The National Transportation Safety Board today determined that the probable cause of the runway excursion of an Embraer ERJ-170, operated by Shuttle America, Inc., was the failure of the flight crew to execute a missed approach when visual cues for the runway were not distinct and identifiable.
"Professional pilots have the daunting task of operating these passenger aircraft on a daily basis under a variety of weather conditions," said NTSB Chairman Mark V. Rosenker. "Their decision making process and training must be comprehensive enough to take all conditions into account."
On February 18, 2007, a Delta Connection flight 6448, an Embraer ERJ-170, operated by Shuttle America, Inc., was landing on runway 28 at Cleveland-Hopkins International Airport, Cleveland, Ohio, during snow conditions when it overran the end of the runway, contacted an instrument landing system (ILS) antenna, and struck an airport perimeter fence. The airplane's nose gear collapsed during the overrun. There were 71 passengers and four crewmembers on board. Three passengers received minor injuries.
The Board found that contributing to the accident was the crew's decision to descend to the ILS decision height instead of the localizer (glideslope out) minimum descent altitude. Because the flight crewmembers were advised that the glideslope was unusable, they should not have executed the approach to ILS minimums; instead, they should have set up, briefed, and accomplished the approach to localizer (glideslope out) minimums.
Also contributing to the accident was the first officer's long landing on a short contaminated runway and the crew's failure to use reverse thrust and braking to their maximum effectiveness. When the first officer lost sight of the runway just before landing, he should have abandoned the landing attempt and immediately executed a missed approach. Furthermore, the report states that had the flight crew used the reverse thrust and braking to their maximum effectiveness the airplane would likely have stopped before the end of the runway. The Board concluded that specific training for pilots in applying maximum braking and maximum reverse thrust on contaminated runways until a safe stop is ensured would reinforce the skills needed to successfully accomplish such landings.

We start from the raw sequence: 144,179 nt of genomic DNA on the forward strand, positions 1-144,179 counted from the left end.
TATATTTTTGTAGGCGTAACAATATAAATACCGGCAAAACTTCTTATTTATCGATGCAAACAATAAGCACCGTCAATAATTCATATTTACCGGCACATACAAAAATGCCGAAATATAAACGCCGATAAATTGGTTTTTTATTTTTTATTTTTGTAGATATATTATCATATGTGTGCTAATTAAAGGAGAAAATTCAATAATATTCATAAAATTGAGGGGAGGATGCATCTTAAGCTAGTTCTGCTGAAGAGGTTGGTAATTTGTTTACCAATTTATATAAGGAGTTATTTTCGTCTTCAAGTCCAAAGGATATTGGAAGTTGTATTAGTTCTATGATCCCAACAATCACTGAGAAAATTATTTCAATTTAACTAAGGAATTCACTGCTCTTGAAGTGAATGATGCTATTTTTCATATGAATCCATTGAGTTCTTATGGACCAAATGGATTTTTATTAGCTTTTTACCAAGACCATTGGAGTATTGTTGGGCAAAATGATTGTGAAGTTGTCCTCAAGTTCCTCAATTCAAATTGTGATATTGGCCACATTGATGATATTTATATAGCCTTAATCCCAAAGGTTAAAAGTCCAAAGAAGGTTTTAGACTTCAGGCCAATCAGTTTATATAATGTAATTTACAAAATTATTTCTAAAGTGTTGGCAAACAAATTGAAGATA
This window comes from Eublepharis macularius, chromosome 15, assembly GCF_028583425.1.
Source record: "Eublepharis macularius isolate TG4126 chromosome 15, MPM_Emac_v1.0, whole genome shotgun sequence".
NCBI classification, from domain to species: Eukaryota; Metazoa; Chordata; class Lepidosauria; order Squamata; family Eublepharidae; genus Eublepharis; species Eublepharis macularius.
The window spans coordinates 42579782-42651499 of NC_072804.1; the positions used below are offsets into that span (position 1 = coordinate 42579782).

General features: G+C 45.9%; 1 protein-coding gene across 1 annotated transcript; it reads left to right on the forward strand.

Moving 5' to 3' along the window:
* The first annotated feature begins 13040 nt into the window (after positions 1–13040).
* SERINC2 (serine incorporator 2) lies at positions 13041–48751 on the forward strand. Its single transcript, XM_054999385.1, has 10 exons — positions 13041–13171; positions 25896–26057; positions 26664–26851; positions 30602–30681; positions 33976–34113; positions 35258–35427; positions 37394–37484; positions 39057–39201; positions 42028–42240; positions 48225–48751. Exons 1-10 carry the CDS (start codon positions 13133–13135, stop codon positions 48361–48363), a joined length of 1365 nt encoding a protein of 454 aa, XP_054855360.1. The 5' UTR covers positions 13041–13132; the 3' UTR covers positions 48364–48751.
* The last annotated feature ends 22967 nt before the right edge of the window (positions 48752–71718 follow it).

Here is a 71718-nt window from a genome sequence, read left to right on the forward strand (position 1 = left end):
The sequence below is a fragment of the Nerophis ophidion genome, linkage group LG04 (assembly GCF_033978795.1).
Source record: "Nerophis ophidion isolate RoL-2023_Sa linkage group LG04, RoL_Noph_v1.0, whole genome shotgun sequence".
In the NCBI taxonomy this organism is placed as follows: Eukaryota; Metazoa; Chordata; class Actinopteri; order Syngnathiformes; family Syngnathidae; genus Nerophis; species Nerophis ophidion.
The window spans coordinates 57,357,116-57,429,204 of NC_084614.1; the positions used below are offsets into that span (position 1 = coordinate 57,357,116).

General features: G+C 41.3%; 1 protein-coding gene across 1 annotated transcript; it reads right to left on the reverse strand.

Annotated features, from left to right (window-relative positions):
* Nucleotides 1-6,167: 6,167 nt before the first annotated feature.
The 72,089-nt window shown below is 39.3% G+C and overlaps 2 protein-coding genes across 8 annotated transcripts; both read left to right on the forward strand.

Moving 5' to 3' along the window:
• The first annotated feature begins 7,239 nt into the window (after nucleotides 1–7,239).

In its final report on its investigation, the Safety Board noted that the captain's fatigue, which affected his ability to effectively plan for and monitor the approach and landing, contributed to the accident. By not advising Shuttle America of this fatigue or removing himself from duty, the captain placed himself, his crew, and his passengers in a dangerous situation that could have been avoided, the Board said.
Another contributing factor to the accident was Shuttle America's failure to administer an attendance policy that permitted flight crewmembers to call in as fatigued without fear of reprisals. The policy had limited effectiveness because the specific details of the policy were not documented in writing and were not clearly communicated to pilots, especially the administrative implications or consequences of calling in as fatigued.
As a result of the investigation of this accident, the Safety Board made recommendations to the Federal Aviation Administration in the following areas: flight training for rejected landings in deteriorating weather conditions and for maximum performance landings on contaminated runways, standard operating procedures for the go-around callout, and pilot fatigue policies.
A synopsis of the Board's report, including the probable cause and recommendations, is available on the NTSB's website, www.ntsb.gov, under "Board Meetings." The Board's full report will be available on the website in several weeks.